Once it was a treat fishmongers threw in free with the Dover sole, before it vanished from the slabs and re-emerged barely a decade ago as a pick-your-own crop for foodies scouring shorelines and riverbanks. Then, professional foragers started feeding it into restaurants and suddenly samphire became a fixture on the trendiest menus.
Now this delicious British summer vegetable has been introduced to the mainstream - you will find it in many branches of M&S and every Waitrose with a fish counter. It may look odd - green and kind of twiggy - but it has a high vitamin C content, a slight crunch and is a perfect partner for fish and lamb.
Samphire, which was on the menu at Charles and Diana's wedding and even given a name-check by Shakespeare, is a native marsh grass rather than the seaweed it resembles. In the wild - there are beds in East Anglia, Kent, Merseyside and Cornwall - it has all too short a season, appearing in June and gone by September.
However, Waitrose has found a way to keep samphire on the shelves into late autumn by growing their supply under glass in the Midlands: "We simply could not keep up with demand buying from wild sources last year," explains Rhonwen Cunningham, the buyer charged with getting at least 7,000 packs a week to Waitrose's more adventurous customers.
"The fish-buying team were begging us to pursue a consistent source, and when we saw it being featured on TV cookery shows and turning up in so many restaurants and pubs, we realised we were on to a big trend and needed to find a dedicated supply."
Waitrose expects to sell four times as much as it did last year, and has boosted the range with another forager's special, sea aster. Silkier and more leaf-like, it has a creamy as well as a salty quality, which also works as well with lamb as with fish.
Both vegetables are simplicity itself to prepare - just steam for a few minutes and serve. "Samphire does not yield easily to inventiveness," warns Jeremy Lee, of London's acclaimed Blueprint Cafe, who believes it is at its best lightly steamed and buttered "with a pinch of pepper to add a little mystery". In spite of this warning, he likes to combine the salty stems with potatoes and peas in a comforting broth.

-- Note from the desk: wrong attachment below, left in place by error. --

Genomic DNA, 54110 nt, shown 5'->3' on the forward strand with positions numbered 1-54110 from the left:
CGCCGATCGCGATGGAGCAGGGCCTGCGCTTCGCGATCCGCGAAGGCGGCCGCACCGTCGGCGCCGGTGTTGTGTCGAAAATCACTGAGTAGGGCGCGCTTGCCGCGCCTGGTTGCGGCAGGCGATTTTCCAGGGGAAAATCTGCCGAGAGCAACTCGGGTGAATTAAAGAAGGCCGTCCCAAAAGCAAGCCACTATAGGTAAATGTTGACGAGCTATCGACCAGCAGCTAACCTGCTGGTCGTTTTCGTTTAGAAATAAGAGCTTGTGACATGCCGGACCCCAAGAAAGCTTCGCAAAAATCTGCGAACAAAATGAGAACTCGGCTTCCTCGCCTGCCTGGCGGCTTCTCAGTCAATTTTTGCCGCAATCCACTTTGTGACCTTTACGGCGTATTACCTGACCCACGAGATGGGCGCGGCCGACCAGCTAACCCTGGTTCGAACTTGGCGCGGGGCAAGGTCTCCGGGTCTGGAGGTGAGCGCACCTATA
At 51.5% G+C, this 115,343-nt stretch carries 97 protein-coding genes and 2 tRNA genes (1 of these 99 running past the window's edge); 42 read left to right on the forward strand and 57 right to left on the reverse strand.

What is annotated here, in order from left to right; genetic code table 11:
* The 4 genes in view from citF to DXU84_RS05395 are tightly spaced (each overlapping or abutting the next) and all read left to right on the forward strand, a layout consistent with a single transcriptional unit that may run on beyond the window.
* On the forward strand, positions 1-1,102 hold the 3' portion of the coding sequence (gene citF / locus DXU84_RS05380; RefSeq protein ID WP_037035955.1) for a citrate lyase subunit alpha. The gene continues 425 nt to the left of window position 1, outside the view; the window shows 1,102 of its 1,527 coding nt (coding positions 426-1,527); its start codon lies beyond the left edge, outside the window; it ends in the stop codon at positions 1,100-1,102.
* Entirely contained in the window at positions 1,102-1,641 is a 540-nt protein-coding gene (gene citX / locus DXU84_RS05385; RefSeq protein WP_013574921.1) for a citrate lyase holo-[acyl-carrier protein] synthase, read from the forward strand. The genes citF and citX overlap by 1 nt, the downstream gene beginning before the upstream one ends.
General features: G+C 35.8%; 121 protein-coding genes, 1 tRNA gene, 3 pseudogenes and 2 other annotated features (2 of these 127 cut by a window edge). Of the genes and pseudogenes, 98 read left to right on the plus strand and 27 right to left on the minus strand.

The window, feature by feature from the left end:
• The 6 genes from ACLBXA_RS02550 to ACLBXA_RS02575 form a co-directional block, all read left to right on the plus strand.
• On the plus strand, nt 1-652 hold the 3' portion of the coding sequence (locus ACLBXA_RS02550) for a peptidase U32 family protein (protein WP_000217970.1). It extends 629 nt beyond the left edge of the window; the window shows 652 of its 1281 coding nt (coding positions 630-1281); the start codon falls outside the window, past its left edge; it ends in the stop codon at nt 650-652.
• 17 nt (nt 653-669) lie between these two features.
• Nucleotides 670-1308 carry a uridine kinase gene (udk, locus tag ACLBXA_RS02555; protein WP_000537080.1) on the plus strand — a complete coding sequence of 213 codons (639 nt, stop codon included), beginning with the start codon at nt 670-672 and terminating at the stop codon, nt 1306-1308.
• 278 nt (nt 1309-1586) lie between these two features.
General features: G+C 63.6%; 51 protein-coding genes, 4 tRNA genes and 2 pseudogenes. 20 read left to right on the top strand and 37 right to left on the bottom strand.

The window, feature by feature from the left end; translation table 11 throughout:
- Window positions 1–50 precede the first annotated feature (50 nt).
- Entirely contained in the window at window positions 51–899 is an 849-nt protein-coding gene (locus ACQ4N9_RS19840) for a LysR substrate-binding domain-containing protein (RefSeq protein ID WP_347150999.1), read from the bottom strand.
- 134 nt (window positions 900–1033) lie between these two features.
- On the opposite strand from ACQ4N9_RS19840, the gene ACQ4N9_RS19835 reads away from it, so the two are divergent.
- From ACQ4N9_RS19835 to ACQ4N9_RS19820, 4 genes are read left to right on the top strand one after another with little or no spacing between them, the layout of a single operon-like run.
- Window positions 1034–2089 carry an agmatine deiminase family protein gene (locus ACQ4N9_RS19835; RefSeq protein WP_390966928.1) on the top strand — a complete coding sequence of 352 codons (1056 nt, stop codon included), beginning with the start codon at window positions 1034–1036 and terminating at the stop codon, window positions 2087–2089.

At Terence Conran's Shoreditch restaurant, The Boundary, samphire is tossed with lightly sautéed cucumber and served as a side dish, while at Scotts, head chef Dave McCarthy makes a risotto of samphire and girolle mushrooms.
Because it has a good strong flavour, samphire can even take some pickling. Brett Graham of The Ledbury, London's newest entry to San Pellegrino's list of the world's top 50 restaurants, dunks his briefly in two parts apple juice to one part of cider vinegar. Television chef Richard Corrigan combines samphire with spring onions and pickles it in vinegar, sugar and mustard seeds as a robust accompaniment to lamb.
Maria Elia of Joe's, Brompton Cross, who also likes to serve samphire with lamb, suggests blanching it for 30 seconds before tossing with olive oil, garlic, lemon juice, mint and parsley. She also likes to fold it into a quick supper dish of linguine and tinned sardines seasoned with garlic, red chilli and fennel seeds, topped with a big handful of chopped flat-leaf parsley.
This is a good year to introduce yourself to samphire and sea aster, since it cannot be long before many of the less familiar sea vegetables beloved of chefs find their way into the stores. The most popular include sea purslane, which thrives in salt marshes, sea kale, grown on shingle and prized for its beautiful tender purple leaves, and sea beet - a beach plant belonging to the chard family with rich-tasting leaves.
Those who cannot wait can get all these now by mail order from www.forager.co.uk, which also offers instruction to would-be gatherers.